Barry, Billie (Lillian) (1921–2014), performer and stage school founder, was born on 27 January 1921 in Drumcondra, Dublin, the youngest of fifteen children to John Clarke-Barry, orchestra leader and musician, and his wife Anne (née Hughes), an amateur operatic singer.
The family were initially comfortably off: Clarke-Barry ran three orchestras and even wrote a waltz for Britain’s Queen Mother. However, he was unable to adapt his style when musical tastes switched from orchestral to jazz, and ultimately had to move his family from their large house in Drumcondra to a smaller one in Marino. Despite this reduction in status Clarke-Barry did his best to keep up appearances: he never left the house without his hat and cloak, and when travelling by train always made sure to alight from the first-class carriage even though he had travelled in third. To supplement the family’s finances, Anne formed the younger girls into a stage act called ‘Madam Nanette’s Dainty Dots’ and joined Harry Lynton’s touring Hippodrome. Billie, aged five, was brought on the tour and even given her own billing as ‘Little Billie the wonder child’. Her trademark song was ‘Dream mother’, where she appeared on stage as a newspaper seller singing to an imaginary mother.
The sisters were on the road for almost five years, and during that time Billie was introduced to many ‘tricks of the trade’ by other performers. It was, she claimed, the kind of training in stagecraft money could not buy. Formal education was very much secondary to life on the stage and while the family were on tour Billie attended dozens of schools, never settling in one place. When they finally returned to the family home, Billie attended school at St Vincent de Paul’s in Marino, while her sisters Sheila, Violet and Norma opened a dance school at the back of their house and Billie joined them in putting on pantomimes and stage shows. The older sisters also formed the ‘Barry Sisters’ harmony act, touring Britain and Ireland, and Billie often accompanied them.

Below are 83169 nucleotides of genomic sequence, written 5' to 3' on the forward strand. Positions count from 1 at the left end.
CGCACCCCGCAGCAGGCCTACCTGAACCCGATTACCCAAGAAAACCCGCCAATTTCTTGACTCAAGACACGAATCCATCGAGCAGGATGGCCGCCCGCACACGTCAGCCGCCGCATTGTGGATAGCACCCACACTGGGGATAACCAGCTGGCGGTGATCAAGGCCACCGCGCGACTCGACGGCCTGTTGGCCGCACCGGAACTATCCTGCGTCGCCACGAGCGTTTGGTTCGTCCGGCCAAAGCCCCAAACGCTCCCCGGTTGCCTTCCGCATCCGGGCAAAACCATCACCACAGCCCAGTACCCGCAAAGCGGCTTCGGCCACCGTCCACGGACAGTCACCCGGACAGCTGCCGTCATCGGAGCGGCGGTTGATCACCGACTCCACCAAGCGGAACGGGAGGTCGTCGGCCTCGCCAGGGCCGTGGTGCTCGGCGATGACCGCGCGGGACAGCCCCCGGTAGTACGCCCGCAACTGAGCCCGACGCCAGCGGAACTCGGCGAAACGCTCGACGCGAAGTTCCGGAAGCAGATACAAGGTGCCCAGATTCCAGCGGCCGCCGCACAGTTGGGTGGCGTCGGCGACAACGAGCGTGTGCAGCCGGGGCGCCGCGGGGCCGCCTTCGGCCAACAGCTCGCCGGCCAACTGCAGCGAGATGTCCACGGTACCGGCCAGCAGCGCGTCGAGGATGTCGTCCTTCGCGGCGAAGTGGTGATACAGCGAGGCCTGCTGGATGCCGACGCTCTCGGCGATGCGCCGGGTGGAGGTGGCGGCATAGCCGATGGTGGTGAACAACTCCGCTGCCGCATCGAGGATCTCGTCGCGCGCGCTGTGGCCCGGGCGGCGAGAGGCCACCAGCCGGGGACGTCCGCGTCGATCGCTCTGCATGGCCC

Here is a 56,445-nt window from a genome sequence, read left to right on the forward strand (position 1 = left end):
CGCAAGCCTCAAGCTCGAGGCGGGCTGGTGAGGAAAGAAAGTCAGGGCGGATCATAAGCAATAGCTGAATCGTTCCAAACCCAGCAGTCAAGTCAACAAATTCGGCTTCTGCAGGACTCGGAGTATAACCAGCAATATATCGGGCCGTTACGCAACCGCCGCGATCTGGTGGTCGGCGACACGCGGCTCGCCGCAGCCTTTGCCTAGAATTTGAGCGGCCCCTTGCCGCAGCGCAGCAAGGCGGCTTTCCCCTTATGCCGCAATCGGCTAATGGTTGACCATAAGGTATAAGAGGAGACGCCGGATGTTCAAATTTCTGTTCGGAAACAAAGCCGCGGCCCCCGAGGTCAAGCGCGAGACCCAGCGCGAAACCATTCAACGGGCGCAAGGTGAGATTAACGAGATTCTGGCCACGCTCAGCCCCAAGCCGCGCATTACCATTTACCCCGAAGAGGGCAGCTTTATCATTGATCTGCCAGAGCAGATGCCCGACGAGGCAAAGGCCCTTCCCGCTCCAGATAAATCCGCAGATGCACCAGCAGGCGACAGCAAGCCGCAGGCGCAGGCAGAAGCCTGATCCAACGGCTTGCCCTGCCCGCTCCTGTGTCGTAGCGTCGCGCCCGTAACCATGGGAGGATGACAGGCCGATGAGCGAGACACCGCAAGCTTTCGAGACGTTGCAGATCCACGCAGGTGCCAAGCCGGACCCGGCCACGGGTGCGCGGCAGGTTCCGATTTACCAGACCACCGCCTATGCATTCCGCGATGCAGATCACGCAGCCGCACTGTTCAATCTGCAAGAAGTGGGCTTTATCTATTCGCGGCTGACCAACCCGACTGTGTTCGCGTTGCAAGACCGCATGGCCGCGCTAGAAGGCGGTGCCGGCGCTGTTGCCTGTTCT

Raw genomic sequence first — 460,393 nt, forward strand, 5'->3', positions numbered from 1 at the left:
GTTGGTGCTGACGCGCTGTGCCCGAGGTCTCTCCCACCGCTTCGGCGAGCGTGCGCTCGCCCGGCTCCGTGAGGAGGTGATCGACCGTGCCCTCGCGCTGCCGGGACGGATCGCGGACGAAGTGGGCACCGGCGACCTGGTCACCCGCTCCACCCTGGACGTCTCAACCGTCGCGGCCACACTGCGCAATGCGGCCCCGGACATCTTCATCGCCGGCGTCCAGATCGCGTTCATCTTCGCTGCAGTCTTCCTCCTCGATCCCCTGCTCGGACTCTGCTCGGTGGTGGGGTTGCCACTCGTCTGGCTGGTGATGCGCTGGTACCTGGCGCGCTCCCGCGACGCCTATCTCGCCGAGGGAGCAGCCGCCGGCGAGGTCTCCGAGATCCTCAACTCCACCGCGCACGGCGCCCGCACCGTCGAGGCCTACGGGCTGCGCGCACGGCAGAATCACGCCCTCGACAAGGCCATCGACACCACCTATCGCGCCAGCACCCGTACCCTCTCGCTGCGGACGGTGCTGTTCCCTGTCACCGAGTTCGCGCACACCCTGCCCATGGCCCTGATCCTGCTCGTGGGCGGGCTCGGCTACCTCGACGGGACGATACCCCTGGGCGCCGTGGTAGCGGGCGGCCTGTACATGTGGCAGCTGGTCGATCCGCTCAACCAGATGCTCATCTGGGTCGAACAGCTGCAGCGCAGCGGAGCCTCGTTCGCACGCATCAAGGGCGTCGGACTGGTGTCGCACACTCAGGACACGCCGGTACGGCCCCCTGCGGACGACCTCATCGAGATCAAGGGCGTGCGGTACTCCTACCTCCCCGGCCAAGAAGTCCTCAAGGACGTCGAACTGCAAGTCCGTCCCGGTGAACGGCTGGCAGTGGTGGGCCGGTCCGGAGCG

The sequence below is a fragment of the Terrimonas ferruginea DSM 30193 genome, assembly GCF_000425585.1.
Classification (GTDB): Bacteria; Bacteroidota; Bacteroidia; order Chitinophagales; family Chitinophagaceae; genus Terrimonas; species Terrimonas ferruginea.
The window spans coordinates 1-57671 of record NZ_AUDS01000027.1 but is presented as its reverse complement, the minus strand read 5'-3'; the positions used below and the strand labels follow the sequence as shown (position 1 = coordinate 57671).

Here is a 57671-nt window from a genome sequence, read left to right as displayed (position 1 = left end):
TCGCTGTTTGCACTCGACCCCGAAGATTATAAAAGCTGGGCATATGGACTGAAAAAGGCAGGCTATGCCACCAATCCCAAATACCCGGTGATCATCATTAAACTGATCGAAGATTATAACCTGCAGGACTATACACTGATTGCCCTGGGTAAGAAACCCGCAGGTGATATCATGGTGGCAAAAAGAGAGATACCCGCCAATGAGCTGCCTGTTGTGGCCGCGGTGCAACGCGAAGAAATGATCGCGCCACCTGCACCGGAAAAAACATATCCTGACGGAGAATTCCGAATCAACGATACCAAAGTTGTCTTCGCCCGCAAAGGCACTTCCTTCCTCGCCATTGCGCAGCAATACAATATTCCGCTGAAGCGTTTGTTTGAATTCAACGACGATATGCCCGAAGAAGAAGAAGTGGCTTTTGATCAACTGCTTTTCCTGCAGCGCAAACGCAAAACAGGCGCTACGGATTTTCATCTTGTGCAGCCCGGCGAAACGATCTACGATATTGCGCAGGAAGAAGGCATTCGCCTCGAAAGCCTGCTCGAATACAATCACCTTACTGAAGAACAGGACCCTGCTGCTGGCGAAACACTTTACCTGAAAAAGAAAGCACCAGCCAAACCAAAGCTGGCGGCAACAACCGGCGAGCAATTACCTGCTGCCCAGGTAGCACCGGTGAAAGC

Around 1940 the Barry Sisters travelled to Belfast to take part in Noel Purcell’s (qv) variety show ‘Anything may happen’, staged in the Empire Theatre. After a two-week run Billie and her sister Norma were asked to stay on for another show and were then invited to join Gerald Morrison’s ‘Come to the show’, which ran for seven years. When Morrison died in 1947 Norma took over running the theatre, but Billie was ready to return to Dublin and marry her long-time sweetheart Patrick (Paddy) O’Farrell. The two had met at her sisters’ dance classes when Billie was thirteen and had maintained a long-distance relationship. They were married in 1947 and moved to Fairview, living in the flat over the pharmacy where he worked. As the wife of a chemist in conservative 1950s Ireland, Barry felt it would have been frowned on for her to continue working in the theatre and stayed at home to look after their four children. Her only contact with her past life was when she went for tea with the ‘Royalettes’ (dancers from the Theatre Royal Dublin). The family’s circumstances changed dramatically, however, when Paddy was diagnosed with multiple sclerosis in 1964. In much the same way that her mother had stepped in to take care of the family’s finances in the 1930s, Barry now had no choice but to look for work outside the home. Performance was what she knew best and so the Billie Barry Stage School was born. On 11 November 1964, thirty-six students showed up to Carleton Hall, Marino, each paying one shilling and six pence to be taught by Barry herself.